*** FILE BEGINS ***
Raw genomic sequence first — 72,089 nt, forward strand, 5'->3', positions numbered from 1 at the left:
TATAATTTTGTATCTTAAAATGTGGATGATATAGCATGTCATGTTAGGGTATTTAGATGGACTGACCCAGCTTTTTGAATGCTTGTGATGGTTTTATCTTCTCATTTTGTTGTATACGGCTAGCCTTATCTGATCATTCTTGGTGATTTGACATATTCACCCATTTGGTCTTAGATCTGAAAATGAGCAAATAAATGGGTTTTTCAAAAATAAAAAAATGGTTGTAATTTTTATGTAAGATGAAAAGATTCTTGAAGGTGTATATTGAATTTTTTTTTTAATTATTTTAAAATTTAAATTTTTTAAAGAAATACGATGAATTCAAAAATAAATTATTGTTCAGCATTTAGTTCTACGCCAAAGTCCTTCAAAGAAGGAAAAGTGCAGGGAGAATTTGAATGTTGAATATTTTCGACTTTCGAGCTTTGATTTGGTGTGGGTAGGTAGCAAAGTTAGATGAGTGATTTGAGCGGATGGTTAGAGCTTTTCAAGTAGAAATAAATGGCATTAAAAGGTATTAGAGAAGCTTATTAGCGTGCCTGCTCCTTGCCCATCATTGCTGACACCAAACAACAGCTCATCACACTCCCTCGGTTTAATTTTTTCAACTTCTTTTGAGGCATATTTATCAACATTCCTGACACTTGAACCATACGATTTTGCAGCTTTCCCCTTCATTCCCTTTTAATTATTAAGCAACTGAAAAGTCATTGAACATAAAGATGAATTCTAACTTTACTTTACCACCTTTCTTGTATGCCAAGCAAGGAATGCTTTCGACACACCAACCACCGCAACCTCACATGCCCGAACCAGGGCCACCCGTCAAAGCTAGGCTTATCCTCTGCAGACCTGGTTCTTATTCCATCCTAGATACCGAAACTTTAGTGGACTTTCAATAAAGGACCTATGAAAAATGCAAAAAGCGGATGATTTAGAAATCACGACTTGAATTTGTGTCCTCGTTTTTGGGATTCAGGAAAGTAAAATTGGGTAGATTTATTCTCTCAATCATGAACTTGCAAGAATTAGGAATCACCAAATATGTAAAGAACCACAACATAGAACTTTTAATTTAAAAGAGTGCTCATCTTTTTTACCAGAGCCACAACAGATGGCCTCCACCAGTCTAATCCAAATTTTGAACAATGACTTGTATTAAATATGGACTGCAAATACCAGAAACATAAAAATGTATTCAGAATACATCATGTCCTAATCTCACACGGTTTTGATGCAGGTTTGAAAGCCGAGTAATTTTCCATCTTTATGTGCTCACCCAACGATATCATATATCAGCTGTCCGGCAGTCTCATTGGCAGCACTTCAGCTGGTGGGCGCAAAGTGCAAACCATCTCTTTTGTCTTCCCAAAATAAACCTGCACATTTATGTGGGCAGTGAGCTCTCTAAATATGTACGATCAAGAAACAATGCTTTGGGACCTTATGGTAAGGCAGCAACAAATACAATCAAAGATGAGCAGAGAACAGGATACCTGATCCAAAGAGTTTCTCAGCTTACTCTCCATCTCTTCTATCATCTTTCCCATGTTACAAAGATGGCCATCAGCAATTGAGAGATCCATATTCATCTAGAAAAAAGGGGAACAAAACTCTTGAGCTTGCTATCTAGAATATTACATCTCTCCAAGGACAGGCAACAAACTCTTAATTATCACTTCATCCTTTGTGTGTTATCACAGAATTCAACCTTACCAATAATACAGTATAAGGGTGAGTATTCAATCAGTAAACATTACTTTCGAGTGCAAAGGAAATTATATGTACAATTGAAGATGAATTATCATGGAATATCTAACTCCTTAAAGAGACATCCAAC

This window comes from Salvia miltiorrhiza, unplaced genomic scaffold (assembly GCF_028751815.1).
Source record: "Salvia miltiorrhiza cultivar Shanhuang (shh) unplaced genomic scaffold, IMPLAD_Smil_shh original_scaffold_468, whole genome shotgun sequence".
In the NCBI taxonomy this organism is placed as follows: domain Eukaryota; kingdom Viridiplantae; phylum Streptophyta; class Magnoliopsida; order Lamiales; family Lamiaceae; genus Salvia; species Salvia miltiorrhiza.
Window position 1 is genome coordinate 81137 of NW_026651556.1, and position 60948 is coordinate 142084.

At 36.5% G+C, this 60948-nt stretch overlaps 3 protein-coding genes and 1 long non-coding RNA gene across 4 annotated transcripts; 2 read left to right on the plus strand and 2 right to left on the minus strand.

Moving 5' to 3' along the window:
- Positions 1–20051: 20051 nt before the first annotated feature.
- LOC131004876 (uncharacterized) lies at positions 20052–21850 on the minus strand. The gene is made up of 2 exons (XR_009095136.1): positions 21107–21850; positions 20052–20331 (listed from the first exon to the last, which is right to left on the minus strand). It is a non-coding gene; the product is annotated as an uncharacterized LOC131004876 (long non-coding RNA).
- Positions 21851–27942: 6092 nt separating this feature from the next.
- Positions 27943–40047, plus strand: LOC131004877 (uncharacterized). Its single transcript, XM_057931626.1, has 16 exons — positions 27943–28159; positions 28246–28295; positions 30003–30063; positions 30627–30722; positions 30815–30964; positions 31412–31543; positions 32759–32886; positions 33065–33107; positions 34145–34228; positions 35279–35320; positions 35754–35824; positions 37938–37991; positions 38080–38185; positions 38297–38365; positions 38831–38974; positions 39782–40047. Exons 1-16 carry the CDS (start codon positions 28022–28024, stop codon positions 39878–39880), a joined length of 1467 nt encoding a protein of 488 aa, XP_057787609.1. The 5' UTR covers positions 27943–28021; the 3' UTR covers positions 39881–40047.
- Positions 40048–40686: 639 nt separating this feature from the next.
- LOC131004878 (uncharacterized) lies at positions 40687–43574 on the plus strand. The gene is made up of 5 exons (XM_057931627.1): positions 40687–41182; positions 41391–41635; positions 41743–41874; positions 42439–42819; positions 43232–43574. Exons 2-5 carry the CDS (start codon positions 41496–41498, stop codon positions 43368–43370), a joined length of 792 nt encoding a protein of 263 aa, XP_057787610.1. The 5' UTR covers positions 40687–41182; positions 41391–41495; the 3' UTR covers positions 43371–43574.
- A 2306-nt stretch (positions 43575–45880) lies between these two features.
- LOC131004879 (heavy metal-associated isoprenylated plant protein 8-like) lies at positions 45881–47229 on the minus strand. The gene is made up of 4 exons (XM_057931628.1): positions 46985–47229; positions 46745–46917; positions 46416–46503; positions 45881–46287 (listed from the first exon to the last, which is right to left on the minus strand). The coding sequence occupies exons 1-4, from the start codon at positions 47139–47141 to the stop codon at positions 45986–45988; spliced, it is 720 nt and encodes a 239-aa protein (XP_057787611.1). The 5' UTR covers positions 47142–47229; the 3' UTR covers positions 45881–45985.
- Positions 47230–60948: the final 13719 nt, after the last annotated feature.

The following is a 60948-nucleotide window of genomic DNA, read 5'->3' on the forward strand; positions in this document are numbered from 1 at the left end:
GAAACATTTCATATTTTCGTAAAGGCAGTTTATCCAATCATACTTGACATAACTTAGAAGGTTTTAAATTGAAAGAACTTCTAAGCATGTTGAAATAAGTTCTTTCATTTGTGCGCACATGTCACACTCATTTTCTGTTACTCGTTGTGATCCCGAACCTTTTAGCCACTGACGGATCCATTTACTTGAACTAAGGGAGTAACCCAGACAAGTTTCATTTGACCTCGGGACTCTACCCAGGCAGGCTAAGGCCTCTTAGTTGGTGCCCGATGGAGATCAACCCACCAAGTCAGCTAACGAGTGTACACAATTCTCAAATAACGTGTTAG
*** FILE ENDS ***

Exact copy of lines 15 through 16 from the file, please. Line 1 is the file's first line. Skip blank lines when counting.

- A 2306-nt stretch (positions 43575–45880) lies between these two features.
- LOC131004879 (heavy metal-associated isoprenylated plant protein 8-like) lies at positions 45881–47229 on the minus strand. The gene is made up of 4 exons (XM_057931628.1): positions 46985–47229; positions 46745–46917; positions 46416–46503; positions 45881–46287 (listed from the first exon to the last, which is right to left on the minus strand). The coding sequence occupies exons 1-4, from the start codon at positions 47139–47141 to the stop codon at positions 45986–45988; spliced, it is 720 nt and encodes a 239-aa protein (XP_057787611.1). The 5' UTR covers positions 47142–47229; the 3' UTR covers positions 45881–45985.